How accurate has the Board and the contractors they have used and propose to use, as to costs of prior buildings ?

      Would the contract be "…you bid $X dollars for the new school [building, grounds, etc. ALL INCLUSIVE], you will be expected to meet all these obligations for the $X and will be paid no more, and you must put up a bond to assure such including possibility of your going out of business for whatever reason…." ?


      What are the estimated costs for operations including maintenance, teachers, other staff [cooks, janitors, security, etc. ALL IN] for the school with a confidence band that includes the differences betweeen 'planned' and actual for the other schools ?

  4. Response to JohnF


    It is clear to me, and many others, that you missed the point. And there are far too many issues to even get into. I hope you were being sarcastic. However, if not,  here are a few points to consider:

    1) This is about elementary – a different school district

    2) 28 last night; 21 last Wednesday and SCORES more over the last 40 years from a DIVERSE community supports this

    3) It was never about an "ethicnically based school". Get your facts straight. Many spoke about what the former neighborhood school used to be – a product of racial segregation not controled by those affected – get your history straight.

    4) There are decades of harm that this city has imposed on a class, race and geographic area that has had a long lasting affect that the ciy and schools continue to addres. Currently, the schools are facing overcrowding and further projections of overcrowding. In addition, the ward is beginning to realize new and proposed development. A new school as planned, would be a proactive move for future transitions in a growing and DIVERSE ward.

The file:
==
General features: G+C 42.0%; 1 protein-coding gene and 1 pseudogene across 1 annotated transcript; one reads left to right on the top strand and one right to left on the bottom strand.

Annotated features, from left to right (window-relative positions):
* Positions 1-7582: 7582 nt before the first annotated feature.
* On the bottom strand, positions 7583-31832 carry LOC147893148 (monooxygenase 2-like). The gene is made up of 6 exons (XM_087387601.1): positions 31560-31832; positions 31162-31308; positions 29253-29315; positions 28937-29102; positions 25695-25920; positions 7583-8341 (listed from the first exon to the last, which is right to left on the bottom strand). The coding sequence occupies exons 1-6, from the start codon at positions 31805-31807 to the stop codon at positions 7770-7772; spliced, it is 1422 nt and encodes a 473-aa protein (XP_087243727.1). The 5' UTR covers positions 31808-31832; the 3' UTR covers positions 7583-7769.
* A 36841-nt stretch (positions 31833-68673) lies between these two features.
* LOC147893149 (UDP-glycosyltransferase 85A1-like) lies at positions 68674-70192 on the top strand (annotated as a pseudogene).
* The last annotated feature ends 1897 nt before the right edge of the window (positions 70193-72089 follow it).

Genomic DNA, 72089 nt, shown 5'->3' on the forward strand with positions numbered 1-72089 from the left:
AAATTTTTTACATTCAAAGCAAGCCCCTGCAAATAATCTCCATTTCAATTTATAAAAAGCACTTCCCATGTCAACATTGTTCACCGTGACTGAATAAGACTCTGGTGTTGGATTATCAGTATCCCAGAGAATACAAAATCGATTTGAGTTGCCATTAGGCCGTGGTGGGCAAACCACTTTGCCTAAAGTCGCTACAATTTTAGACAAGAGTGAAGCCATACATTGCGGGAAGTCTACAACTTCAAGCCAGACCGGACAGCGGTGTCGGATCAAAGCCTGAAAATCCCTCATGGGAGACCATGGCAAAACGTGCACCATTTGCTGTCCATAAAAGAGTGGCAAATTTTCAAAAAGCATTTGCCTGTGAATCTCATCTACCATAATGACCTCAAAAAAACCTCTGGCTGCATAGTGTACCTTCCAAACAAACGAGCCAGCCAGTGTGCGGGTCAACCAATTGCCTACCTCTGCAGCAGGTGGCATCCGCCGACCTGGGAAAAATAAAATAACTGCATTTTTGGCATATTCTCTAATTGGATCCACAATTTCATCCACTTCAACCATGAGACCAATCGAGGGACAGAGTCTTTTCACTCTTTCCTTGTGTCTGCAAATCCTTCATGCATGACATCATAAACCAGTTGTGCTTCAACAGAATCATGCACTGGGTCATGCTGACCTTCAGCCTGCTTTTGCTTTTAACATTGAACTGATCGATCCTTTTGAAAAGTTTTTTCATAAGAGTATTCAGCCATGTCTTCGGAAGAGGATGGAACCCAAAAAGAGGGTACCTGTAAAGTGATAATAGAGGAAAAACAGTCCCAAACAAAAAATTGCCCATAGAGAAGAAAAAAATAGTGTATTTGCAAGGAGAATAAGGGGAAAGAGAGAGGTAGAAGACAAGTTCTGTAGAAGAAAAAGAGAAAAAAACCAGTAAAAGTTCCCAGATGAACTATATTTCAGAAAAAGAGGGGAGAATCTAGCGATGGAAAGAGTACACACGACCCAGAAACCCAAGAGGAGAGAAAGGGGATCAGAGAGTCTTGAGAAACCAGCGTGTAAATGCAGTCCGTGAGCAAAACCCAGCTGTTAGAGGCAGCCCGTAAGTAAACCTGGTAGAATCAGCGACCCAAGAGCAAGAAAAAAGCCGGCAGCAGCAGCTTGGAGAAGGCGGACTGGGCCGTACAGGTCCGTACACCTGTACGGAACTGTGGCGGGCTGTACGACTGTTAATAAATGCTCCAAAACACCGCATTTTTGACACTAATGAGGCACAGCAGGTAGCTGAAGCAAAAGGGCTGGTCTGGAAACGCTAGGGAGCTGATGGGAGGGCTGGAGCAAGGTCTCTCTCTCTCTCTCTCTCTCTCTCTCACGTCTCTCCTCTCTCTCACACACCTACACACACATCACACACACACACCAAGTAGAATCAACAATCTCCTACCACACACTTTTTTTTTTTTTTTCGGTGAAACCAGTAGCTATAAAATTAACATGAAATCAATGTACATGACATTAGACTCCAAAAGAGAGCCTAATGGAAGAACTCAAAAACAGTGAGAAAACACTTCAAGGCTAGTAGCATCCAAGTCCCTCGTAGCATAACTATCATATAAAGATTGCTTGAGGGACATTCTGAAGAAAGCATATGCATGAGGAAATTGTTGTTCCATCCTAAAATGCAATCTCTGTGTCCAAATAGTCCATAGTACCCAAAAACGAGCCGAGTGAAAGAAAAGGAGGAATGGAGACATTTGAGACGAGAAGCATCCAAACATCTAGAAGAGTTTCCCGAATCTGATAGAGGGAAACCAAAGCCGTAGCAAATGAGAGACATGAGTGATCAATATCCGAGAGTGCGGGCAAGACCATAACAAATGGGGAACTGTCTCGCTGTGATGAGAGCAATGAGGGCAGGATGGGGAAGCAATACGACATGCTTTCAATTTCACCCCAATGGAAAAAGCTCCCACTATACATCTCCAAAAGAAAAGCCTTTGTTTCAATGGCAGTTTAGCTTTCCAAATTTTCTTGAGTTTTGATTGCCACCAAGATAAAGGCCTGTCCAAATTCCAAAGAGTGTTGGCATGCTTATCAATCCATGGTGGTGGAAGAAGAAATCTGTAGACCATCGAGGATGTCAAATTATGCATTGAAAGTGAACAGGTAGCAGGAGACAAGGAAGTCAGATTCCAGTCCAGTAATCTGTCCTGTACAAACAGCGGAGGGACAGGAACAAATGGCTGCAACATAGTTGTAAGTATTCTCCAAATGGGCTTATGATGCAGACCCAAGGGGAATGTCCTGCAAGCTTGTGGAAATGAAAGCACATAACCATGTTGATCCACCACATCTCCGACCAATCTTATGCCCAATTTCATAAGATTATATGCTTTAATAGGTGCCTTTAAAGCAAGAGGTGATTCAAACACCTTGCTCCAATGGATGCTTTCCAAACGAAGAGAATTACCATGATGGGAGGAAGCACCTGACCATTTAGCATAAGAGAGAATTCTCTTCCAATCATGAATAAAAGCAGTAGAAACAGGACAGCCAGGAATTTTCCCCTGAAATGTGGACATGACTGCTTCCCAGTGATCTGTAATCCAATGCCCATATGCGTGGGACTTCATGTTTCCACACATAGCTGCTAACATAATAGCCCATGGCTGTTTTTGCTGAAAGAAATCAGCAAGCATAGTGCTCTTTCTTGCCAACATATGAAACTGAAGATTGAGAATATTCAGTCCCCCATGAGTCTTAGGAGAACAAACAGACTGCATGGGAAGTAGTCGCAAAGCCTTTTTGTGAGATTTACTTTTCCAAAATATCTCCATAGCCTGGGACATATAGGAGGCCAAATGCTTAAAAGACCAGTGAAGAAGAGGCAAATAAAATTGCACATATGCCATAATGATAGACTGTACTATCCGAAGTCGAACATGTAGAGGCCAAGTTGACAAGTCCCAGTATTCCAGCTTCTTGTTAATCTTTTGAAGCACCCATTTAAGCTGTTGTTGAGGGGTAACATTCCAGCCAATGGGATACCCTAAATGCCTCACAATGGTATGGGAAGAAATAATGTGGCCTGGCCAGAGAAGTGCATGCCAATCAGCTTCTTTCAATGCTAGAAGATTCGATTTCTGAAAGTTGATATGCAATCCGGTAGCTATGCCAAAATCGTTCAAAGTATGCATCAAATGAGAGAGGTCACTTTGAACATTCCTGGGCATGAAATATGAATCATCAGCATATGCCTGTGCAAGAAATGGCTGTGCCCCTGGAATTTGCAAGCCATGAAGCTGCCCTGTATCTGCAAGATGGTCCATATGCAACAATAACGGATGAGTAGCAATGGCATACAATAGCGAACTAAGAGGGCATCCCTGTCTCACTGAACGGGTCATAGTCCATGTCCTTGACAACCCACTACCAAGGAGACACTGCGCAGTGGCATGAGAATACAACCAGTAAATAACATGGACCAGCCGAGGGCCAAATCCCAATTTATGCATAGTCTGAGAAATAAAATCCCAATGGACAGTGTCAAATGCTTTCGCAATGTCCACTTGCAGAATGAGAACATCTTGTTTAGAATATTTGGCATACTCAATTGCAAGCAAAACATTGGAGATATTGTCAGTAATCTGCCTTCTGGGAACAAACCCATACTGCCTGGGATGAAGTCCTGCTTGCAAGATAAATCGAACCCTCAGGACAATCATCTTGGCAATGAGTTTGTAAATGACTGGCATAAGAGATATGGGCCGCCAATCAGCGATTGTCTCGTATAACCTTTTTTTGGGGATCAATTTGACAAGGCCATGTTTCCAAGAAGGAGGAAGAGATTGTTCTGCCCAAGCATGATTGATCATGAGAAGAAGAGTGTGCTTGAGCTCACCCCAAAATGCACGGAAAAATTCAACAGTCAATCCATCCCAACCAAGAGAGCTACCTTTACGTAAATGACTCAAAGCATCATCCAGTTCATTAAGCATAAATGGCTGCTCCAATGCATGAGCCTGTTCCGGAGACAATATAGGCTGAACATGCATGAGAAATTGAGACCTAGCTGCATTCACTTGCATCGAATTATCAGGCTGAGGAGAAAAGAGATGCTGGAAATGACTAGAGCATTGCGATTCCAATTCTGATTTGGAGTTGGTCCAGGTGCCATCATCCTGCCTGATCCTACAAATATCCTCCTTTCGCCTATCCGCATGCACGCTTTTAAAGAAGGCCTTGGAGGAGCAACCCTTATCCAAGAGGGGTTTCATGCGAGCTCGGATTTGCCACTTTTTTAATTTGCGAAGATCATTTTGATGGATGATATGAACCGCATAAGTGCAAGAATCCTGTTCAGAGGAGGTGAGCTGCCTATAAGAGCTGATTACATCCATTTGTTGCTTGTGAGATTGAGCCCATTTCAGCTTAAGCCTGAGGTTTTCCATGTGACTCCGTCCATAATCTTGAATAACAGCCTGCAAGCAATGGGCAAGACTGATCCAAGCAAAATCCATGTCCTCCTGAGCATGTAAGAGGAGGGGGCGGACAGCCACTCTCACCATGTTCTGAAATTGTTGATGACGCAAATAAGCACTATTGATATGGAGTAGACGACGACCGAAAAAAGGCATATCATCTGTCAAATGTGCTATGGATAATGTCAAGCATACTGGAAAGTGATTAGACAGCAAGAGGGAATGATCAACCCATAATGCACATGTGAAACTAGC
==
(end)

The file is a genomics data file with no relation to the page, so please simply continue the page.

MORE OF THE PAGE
5. social justice?

    "Board members rejected the idea of building a middle school,mainly because it would not solve the “social justice” criterion that students should have the option to begin their school careers by attending a school in their neighborhood."


    What does having "the option to begin their school careers by attending a school in their neighborhood" have to do with social justice?    Evanston really isn't that big, and even a bus ride from one corner to the opposite corner isn't too far for kids. 

    The important issue is not where the school is located, but what happens to kids when they get there.  What is the point of having a school within walking distance, if the kids are not being encouraged let their minds enquire?



  6. How did individual board members vote?